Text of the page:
• Grafted nanoparticles for interfacial responsiveness as well as modeling of effects on sensing/response to environment
      • Theoretical models and simulation tools that lead to the development of responsive polymers

Research Thrust 2 Expected Outputs

      • New self-repairing materials and sensors
      • Number of peer-reviewed publications, seminars, and conference presentations in responsive polymers acknowledging MADE in SC increasing every year

Research Thrust 3

Research Thrust 3 Goals

      • Goal 1: Synthesis of representative polymeric biomaterials to support fabrication of customizable materials providing a range of chemical, physical, and morphological properties
      • Goal 2: 3D fabrication of biomaterial platforms featuring integrated micro and nano features for interfacing with cells
      • Goal 3: Determine how the biological functions of cells are influenced by their “materials environment”

Research Thrust 3 Expected Activities

      • Purify and surface conjugate virus nanoparticles
      • Synthesize polypyrrole/biopolymer composites
      • Synthesize metal-containing polymers
      • Synthesize polyester-based biocompatible polymers
      • Assemble virus and virus-like protein nanoparticles into structures
      • Synthesize surface-modified conducting polymer/biomaterial composite films and nanoparticles
      • Develop and enhance 3D fabrication capabilities
      • Demonstrate surface modification of biopolymer composites through direct coupling of peptides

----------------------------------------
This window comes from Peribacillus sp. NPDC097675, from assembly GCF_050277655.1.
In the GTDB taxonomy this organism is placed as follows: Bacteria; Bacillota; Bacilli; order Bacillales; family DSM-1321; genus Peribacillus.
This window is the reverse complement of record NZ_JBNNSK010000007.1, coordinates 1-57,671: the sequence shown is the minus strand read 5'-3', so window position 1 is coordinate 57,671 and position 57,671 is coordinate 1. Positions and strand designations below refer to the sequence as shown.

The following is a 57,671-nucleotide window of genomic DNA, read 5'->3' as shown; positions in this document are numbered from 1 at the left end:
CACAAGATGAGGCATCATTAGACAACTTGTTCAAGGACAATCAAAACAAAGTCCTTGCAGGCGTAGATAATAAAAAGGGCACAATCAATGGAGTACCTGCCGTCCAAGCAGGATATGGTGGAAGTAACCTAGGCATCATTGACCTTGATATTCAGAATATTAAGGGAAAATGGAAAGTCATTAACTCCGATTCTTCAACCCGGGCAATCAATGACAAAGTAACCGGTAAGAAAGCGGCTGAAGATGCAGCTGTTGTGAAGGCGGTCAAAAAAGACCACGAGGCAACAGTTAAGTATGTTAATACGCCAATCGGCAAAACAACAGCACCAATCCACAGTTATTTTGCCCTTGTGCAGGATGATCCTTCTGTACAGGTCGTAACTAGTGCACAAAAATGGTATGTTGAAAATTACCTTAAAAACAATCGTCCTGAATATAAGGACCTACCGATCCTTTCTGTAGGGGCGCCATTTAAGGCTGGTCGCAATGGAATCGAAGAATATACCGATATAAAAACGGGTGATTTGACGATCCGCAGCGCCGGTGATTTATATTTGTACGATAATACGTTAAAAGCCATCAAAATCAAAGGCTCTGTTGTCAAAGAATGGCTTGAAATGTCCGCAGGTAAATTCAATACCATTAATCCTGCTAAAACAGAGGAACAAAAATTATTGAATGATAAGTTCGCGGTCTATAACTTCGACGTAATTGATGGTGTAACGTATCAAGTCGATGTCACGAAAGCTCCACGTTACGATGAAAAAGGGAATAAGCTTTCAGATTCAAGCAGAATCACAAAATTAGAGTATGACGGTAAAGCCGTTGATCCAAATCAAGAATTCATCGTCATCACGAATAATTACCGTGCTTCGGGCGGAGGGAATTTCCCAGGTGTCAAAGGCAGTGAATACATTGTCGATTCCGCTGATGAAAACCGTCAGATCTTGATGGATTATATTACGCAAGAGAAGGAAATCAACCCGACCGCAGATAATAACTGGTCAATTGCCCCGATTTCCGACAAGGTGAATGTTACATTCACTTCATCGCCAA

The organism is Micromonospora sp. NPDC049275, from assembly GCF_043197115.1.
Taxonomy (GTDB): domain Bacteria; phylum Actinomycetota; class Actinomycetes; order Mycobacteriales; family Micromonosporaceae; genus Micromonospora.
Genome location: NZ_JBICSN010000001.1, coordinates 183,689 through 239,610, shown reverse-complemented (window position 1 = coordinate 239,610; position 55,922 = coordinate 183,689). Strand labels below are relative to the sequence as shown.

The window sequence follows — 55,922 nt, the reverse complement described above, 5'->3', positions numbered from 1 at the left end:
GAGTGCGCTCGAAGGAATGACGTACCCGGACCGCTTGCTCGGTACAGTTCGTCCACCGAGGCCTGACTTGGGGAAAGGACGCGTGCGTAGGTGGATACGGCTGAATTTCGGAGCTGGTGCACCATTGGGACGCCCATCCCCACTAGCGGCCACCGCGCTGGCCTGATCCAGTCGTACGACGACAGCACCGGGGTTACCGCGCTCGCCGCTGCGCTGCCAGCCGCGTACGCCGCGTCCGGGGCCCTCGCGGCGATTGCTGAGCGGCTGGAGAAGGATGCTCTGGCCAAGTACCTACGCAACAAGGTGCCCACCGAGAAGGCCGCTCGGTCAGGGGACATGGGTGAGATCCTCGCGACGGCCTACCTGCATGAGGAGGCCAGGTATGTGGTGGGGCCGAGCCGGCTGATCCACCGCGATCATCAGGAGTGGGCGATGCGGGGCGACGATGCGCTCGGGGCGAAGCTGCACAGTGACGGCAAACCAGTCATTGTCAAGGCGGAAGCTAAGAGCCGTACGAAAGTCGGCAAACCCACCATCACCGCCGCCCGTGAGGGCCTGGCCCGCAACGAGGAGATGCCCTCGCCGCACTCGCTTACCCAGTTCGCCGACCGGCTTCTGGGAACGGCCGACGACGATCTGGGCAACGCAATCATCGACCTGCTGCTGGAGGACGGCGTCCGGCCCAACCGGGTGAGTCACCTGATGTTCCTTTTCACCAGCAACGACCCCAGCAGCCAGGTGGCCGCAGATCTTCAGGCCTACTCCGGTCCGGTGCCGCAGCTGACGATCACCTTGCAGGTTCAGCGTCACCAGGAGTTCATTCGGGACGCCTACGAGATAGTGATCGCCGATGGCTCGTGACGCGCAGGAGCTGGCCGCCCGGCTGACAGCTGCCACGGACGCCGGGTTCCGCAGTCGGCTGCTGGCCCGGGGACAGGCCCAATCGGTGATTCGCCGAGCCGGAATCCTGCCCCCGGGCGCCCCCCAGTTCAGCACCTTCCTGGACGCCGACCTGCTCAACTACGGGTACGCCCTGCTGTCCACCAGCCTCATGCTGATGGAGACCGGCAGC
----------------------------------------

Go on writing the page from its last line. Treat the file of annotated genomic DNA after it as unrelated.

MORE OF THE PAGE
• Characterize the response of microvascular endothelial cells and dermal fibroblasts to representative biomaterials
      • Create a database of cell surface receptors and characteristics
      • Create a database of cellular energy economy characteristics at the computational computing center

Research Thrust 3 Expected Outcomes

      • Development of new biomaterials that communicate and interact with cells
      • Integration of the simulation tools with experimental research to efficiently guide the development of new materials and assemblies

Research Thrust 3 Expected Outputs

      • New responsive biomaterials
      • Number of peer reviewed publications, seminars, and conference presentations in responsive biomaterials acknowledging MADE in SC increasing every year

Click to download PDF of Solicitation - November 29, 2017

Contact Information

General inquiries regarding this program should be made to:

April Heyward, MRA
Program Manager, SC EPSCoR/IDeA Program
1000 Catawba Street
Columbia, South Carolina 29201
(803) 733-9068